The dance songs consist chiefly in the repetition of meaningless syllables or groups of syllables. A great deal of magic potency is believed to rest in mere words and burdens. Sometimes, however, an intelligible stanza or sentence appears having some vague reference to the object of the dance, or simply naming it. The feeling of the dancers seems to be that they are for the time in the actual form of the totem, and they carry out in quite a realistic way the effect of the imitation entirely by their motions and behavior. No imitative costumes nor masks are used now, nor could it be ascertained whether they ever existed. They imitate very well, however, the cries of the animals which are being dramatized.
Besides those dances which are functionally clan dances, there are others which are addressed, as a form of worship and placation, to various animals which furnish their flesh or parts for the use of man. Then there are also others which are directed to the spirits of animals which have the power of inflicting sickness, trouble or death upon the people. These are imitative, similar in general appearance to those already described. The spirits dominating certain inanimate objects are invoked in others.
Lastly, we find a miscellaneous few which are claimed to be chiefly danced for pleasure. There has no doubt been considerable borrowing going on among the Indians and local interpretations may have been given to various dances different from their original ones.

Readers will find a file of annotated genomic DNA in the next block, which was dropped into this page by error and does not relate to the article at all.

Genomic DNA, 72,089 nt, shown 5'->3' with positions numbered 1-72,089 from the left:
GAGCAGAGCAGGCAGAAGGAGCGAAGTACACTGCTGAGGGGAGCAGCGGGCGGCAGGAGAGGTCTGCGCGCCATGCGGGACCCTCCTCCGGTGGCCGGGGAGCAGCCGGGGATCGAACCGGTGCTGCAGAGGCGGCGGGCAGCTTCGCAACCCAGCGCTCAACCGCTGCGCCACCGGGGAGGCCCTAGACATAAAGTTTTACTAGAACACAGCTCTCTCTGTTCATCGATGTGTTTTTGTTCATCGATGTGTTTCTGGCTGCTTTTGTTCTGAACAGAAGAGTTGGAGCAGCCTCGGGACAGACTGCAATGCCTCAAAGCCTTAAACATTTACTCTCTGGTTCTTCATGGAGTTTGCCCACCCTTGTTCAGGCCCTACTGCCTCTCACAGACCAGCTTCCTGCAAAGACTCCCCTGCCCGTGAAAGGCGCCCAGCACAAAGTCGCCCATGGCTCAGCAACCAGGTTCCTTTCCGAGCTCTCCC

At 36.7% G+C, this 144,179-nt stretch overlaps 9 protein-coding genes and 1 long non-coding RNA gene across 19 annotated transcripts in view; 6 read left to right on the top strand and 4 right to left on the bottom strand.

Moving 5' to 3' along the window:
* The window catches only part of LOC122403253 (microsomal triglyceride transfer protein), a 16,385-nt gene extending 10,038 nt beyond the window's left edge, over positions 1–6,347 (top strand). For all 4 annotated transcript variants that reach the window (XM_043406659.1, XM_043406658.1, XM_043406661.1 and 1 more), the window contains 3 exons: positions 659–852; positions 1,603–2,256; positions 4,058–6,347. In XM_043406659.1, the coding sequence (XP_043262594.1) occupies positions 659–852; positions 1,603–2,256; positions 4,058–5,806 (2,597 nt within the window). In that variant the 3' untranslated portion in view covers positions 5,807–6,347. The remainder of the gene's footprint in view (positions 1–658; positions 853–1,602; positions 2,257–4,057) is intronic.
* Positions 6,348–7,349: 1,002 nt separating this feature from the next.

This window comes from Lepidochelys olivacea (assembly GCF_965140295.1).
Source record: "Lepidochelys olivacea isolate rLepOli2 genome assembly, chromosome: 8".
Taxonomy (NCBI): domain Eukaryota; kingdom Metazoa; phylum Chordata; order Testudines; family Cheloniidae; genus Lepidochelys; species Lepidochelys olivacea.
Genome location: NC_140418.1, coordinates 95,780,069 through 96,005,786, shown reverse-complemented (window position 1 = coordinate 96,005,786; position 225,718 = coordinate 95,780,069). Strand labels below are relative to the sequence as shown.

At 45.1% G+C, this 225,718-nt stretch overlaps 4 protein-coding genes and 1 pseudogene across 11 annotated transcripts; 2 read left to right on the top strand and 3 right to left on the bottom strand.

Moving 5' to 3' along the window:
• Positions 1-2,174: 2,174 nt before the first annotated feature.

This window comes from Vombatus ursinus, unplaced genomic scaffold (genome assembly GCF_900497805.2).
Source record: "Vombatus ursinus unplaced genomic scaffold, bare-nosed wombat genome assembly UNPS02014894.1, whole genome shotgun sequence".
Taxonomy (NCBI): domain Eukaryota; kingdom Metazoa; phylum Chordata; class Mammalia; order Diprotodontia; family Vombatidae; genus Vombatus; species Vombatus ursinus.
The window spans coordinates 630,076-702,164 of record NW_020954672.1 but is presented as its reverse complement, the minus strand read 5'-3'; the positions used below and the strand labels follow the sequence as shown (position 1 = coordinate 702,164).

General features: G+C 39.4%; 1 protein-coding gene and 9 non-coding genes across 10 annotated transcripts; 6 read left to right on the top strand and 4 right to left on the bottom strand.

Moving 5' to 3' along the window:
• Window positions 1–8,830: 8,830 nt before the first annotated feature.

Most of the dances are performed at night, thus filling in the time of the ceremonies with constant activity.
A list of these special dances, and the instruments used in them, is here given.
Dance. Musical Instrument.
Ba’la’ cti, Horse dance, Rattle, drum.
Wedinen cti, Cow dance, ?
Wedingá cti, Buffalo dance, Rattle, drum.
Ddioea’, Turtle dance, Rattle.
Cu cpá cti, Pike dance, Rattle, drum.
Cu djeá cti, Catfish dance, Rattle, drum.
Spänsi’ cti, Quail dance Rattle.
Wetea cti, Turkey dance, ?
Kyan’cti, Owl dance, Rattle.
Yanti’ cti, Buzzard dance, Rattle, drum.
Weic^d’ cti, Chicken dance, Rattle, drum.
Cane’ cti, Duck dance, Rattle, drum.
Seolan cti, Lizard dance, Rattle.
Wetsakou’An’ cti, Opossuni dance, ?
DjäitAn’Cti, Raccoon dance, Rattle, drum.
Yusan’ cti, Skunk dance, ?
Yuatea’cti Gun dance, Firearms.
Gocpi’ cti, Negro dance, ?
Ycuá, cti, Leaf dance, Rattle.
laká cti, Feather or Corn dance, Two rattles.
Tsebén bené cti, Crazy or Drunken dance ,Rattle.
Yoncta cti, Shawnee dance, Drum.
Fasting and Taboos. – Fasting and the observance of certain taboos are special features of the annual ceremonies. From the beginning of the event no salt is to be used by anyone. Sexual communication is also tabooed. A general fast must be kept by all the men for twelve hours before taking the emetic, that their systems may be the more receptive to purging. During the second day of the ceremony the men may not leave the town square, nor are they permitted to sleep or lean their backs against any support when tired. For the purpose of enforcing this the four young initiates are provided with poles to strike offenders with. On the second day also no women, dogs or strangers may step over the edge into the square, the women and dogs under pain of being struck by the initiates and strangers under pain of being staked out naked in its middle. The thoughts of the people, too, are expected to be turned toward supernatural things in order to please the various spirits.